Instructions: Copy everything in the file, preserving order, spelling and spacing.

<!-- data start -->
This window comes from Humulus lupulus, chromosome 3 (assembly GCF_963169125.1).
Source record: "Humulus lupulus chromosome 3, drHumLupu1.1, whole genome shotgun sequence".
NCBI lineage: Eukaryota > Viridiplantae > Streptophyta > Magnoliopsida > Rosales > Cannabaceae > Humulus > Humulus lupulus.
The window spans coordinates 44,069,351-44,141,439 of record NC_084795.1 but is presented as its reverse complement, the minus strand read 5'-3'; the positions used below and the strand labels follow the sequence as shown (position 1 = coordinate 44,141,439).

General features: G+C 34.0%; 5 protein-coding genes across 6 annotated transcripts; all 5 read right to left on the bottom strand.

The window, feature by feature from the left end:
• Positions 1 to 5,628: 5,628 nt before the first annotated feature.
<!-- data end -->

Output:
This window comes from Humulus lupulus, chromosome 3 (assembly GCF_963169125.1).
Source record: "Humulus lupulus chromosome 3, drHumLupu1.1, whole genome shotgun sequence".
NCBI lineage: Eukaryota > Viridiplantae > Streptophyta > Magnoliopsida > Rosales > Cannabaceae > Humulus > Humulus lupulus.
The window spans coordinates 44,069,351-44,141,439 of record NC_084795.1 but is presented as its reverse complement, the minus strand read 5'-3'; the positions used below and the strand labels follow the sequence as shown (position 1 = coordinate 44,141,439).

General features: G+C 34.0%; 5 protein-coding genes across 6 annotated transcripts; all 5 read right to left on the bottom strand.

The window, feature by feature from the left end:
• Positions 1 to 5,628: 5,628 nt before the first annotated feature.